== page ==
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Paul Sporrenberg

Paul Sporrenberg in SS-Uniform (Quelle: LHA Koblenz)

* 27 March 1896 in Venlo (Netherlands)

† 7 December 1961 in Mönchengladbach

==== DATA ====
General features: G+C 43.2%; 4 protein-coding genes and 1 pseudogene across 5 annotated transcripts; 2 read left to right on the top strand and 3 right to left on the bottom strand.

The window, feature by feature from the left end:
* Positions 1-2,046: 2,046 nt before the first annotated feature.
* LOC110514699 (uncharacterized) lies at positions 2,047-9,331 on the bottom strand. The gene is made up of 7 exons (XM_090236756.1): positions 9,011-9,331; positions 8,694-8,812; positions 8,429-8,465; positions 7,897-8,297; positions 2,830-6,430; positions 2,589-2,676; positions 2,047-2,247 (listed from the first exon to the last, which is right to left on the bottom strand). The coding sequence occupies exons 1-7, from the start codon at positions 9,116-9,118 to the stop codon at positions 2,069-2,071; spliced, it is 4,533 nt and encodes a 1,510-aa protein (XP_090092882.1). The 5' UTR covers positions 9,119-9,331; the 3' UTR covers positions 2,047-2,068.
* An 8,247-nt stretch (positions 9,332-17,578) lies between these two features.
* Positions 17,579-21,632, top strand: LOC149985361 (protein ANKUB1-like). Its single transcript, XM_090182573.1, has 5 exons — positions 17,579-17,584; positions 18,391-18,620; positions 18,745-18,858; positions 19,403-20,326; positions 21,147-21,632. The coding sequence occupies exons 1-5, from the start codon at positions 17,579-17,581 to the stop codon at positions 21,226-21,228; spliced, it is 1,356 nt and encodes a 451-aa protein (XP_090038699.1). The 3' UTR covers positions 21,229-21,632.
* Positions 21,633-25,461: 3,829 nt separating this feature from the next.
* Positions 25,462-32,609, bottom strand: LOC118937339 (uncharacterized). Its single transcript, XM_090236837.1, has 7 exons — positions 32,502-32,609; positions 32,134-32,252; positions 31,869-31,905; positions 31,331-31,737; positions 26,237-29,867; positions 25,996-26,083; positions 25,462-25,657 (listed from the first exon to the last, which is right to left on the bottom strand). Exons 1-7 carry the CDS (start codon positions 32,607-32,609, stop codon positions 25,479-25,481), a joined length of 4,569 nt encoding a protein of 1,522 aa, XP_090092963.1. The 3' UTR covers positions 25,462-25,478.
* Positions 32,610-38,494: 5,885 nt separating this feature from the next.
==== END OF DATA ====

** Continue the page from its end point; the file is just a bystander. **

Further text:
Although Paul Sporrenberg was born in the Netherlands, he was German by birth. After training to become a merchant, he volunteered for the First World War and afterwards worked as a representative in the textile industry.  Sporrenberg joined the NSDAP and the SA in 1922, before switching from the SA to the SS in 1933. At the beginning of the Second World War he was drafted into the Wehrmacht and assigned to a vehicle division in Düsseldorf.  He moved over to the SS in the Hinzert Camp in February 1940 and took over its management when he became Camp Commandant in April 1942. He was then appointed Major (Hauptsturmführer) in November 1943 and ran the camp until it was placed under the jurisdiction of the Buchenwald Concentration Camp. The staunch National Socialist was initially able to hide after the war.  It was not until 1959 that he was arrested in Mönchengladbach. Trier prosecutors pressed charges against him, accusing him of: personally overseeing the death of prisoners in at least 60 cases where he mistreated or damaged their health; cruelly murdering prisoners in nine cases; and carrying out the execution of 23 Luxembourgers on 25 February 1944, although the prosecution did not seek a death sentence.  Sporrenberg died before the opening of the trial.

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